Austin Butler stars as Elvis

Rating: 3 out of 5.

Hello film fanatics! Slick Dungeon here and I’m back to review the next of the Oscar contenders for this year. This film is about a musician you may have hear of named Elvis. There will be spoilers in this review so if that sort of thing steps on your blue suede shoes, go watch the movie, come on back and read the review. This one is available on HBO Max and Hulu at the moment.

In the past few years there have been a ton of musician biopics which show a brilliant and struggling artist get a big break through, fall into excess, and either be redeemed or end up dead at a young age. These biopics range from fairly accurate to almost complete fiction. And the formula at this point is kind of old. So, it’s easy to forget Elvis Presley really was one of the first mega famous rock musicians of all time and his influence on music simply cannot be overstated. A decent biopic for him has been overdue for decades. And this one, Elvis, almost hits the mark but just doesn’t quite get there.

Let’s start with the good here. Austin Butler plays a perfect Elvis. I never for one moment didn’t buy him as Elvis. This is an immense acting feat considering just how much Elvis already existed in the world. His face is internationally famous and has been for so long, it would have been easy to phone in a less believable portrayal here.

The subject matter of the life of Elvis is mostly portrayed correctly here although it never feels quite as outlandish and big as the real Elvis did. It also never feels as grounded as the early Elvis did when he was bringing music to teens and allowing them to cut loose for the first time.

Almost all of the performances here are top notch and this has an amazing soundtrack. I’m not just talking about the Elvis songs either. The blues, country, and early rock that influenced Elvis (and that he sometimes outright stole) is prominently portrayed here. There are a couple of jarring moments I don’t think worked where they throw hip hop songs into the middle of 1959 but it could still be argued Elvis had an influence on that music as well.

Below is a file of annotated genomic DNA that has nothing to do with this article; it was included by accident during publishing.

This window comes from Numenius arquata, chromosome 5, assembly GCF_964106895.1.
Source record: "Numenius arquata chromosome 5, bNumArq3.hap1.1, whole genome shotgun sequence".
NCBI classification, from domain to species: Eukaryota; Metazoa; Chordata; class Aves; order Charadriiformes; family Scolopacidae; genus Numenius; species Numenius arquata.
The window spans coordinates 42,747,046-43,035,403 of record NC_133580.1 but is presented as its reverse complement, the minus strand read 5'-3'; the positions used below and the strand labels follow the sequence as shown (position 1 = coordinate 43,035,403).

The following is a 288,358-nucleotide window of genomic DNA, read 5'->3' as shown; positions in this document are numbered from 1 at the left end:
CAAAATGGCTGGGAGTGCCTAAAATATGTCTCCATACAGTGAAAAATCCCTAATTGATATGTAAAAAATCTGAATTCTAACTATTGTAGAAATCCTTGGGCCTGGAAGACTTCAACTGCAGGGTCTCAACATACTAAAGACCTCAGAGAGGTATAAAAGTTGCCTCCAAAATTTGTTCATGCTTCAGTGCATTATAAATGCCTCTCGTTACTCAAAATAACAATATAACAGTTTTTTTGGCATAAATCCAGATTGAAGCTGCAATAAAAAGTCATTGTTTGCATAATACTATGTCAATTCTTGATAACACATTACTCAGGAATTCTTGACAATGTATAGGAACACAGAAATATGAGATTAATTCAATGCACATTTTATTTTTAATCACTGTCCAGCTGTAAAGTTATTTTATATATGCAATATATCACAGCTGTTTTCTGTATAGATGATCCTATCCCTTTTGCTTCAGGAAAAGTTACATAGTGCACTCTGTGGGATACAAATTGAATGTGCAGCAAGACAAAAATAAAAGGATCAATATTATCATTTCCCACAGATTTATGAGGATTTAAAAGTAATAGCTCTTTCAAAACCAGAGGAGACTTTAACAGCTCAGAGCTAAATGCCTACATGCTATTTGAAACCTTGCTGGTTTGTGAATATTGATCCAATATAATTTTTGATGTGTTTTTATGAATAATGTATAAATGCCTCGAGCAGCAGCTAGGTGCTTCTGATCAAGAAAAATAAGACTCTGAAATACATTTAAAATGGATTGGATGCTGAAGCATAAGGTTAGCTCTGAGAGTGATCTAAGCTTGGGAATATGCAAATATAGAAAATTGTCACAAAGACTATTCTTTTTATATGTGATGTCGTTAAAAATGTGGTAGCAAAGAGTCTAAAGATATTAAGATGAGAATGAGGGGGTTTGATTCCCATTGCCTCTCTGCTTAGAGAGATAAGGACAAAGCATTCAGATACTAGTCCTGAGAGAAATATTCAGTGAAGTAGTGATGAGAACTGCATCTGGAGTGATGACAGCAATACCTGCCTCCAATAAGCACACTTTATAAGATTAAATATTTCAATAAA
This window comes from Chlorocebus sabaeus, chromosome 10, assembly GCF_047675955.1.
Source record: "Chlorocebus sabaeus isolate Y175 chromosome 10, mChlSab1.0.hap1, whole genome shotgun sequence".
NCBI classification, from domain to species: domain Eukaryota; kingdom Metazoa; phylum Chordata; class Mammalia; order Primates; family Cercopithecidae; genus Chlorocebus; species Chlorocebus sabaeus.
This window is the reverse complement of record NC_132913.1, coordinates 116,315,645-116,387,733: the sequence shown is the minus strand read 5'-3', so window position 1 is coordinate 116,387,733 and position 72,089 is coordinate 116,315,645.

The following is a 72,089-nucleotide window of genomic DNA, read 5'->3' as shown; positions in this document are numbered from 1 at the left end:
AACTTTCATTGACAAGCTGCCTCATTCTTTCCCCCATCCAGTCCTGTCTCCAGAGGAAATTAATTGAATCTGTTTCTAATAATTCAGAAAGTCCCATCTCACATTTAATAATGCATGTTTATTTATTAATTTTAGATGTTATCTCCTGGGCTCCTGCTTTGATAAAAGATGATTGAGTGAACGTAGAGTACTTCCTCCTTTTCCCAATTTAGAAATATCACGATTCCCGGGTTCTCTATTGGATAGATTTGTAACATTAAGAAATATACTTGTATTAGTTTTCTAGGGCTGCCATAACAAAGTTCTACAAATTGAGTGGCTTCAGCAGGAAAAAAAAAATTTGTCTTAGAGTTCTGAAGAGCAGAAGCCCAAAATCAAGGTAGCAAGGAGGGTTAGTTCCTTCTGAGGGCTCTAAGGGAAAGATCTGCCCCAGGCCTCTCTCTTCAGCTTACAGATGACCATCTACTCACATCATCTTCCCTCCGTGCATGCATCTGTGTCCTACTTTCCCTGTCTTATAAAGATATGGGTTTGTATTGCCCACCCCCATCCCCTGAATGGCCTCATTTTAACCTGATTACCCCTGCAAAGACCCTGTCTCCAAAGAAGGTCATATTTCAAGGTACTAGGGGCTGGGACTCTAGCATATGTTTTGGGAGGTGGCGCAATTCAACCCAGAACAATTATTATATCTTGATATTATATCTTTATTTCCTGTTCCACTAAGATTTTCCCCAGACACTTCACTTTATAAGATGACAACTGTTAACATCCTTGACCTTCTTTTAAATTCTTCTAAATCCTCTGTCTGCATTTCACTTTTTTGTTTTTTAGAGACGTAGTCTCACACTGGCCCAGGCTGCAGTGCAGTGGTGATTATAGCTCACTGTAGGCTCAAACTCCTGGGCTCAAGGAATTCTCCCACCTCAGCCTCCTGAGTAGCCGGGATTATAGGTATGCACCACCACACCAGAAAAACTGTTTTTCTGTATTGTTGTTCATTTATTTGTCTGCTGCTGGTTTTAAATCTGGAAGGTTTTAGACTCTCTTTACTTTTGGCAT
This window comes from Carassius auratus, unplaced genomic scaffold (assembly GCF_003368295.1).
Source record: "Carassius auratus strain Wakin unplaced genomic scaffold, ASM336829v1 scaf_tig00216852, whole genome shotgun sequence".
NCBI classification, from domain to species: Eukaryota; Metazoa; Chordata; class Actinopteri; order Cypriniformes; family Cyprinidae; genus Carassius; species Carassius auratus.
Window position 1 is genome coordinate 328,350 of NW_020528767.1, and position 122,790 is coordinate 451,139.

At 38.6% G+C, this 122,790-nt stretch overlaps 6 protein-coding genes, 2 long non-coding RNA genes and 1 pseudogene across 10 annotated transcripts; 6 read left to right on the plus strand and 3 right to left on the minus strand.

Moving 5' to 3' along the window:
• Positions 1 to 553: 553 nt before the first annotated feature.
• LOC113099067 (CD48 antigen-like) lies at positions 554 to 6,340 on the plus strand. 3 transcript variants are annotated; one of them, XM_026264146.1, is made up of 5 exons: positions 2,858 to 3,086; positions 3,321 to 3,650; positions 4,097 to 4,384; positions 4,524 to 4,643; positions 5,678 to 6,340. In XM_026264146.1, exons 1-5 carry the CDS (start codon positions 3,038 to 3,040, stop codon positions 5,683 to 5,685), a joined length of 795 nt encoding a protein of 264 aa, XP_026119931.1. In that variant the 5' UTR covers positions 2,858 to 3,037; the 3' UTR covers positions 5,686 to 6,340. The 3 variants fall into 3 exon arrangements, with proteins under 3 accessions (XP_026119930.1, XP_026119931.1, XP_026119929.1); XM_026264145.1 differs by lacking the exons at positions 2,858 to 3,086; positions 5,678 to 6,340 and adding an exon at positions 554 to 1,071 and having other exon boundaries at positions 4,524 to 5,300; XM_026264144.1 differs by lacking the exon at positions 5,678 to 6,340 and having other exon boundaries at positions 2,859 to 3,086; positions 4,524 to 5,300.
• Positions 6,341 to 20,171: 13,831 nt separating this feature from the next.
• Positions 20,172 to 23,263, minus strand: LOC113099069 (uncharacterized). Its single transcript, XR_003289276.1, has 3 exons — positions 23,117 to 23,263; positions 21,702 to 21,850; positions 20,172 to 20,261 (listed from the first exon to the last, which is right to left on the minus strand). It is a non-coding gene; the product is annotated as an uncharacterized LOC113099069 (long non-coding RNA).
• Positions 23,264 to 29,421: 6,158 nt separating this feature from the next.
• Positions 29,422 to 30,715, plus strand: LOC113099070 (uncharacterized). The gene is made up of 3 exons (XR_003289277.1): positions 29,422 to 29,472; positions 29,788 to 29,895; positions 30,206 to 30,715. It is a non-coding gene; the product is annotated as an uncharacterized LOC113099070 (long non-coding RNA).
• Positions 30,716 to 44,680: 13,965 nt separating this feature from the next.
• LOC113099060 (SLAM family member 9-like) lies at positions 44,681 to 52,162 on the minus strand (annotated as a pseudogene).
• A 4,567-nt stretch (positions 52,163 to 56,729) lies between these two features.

Here’s the bad. And it pains me to say this but, it’s Tom Hanks. It is certainly true Elvis had a manager who took financial advantage of him and kept him locked into unfulfilling contracts. This was Colonel Tom Parker, most often just referred to as the Colonel. He had a huge influence on promoting Elvis and helped to bring Presley to stardom in the first place. But Hanks’ portrayal of this person misses the mark. The makeup used on Hanks kind of works but not enough to keep it from being distracting. More problematic is the way Hanks portrays Parker. I think if Hanks could have dialed it back from completely unaware cartoon villain by about 50 percent, this performance might have worked. I don’t know who should have played Parker but I do know this performance was just not right given how well the rest of the film works.

The other bad part of the film still has to do with the character of the Colonel but this is not Hanks’ fault. Baz Luhrmann for unknown reasons decided to frame the entire movie not from the point of view of Elvis but from the point of view of the Colonel. It’s like Luhrmann was afraid to actually get close enough to Elvis to give us the whole story. While it does give some interesting context, it’s not the story we want to see. Especially not when Austin Butler is giving such an outstanding performance.

To me this film is frustrating because it gets close to reaching greatness, only to hamper itself from getting there. The moments where the film shines the most are when Elvis is away from the Colonel and is interacting with those whose music inspired him. There are great scenes between Elvis and B.B. King and others in the blues scene of the time. That’s the film I really wanted to see but instead we see scenes of Tom Hanks not believably lying to everyone around him. And then in the next moment everyone around Hanks believes the guy.

Normally I like a good Tom Hanks performance but this one just doesn’t work.

If you love musical biopics there are definitely worse ones out there. If you are an Elvis fan you’ll probably enjoy this. Also, if you want to see an excellent and believable portrayal of Elvis, this works. But outside of that, I can’t recommend this for everyone. It’s a bit of a mess in parts and utterly brilliant in others and it just doesn’t quite match the grandeur the King of Rock ‘n Roll deserves.

Awarding-ly yours,

Slick Dungeon


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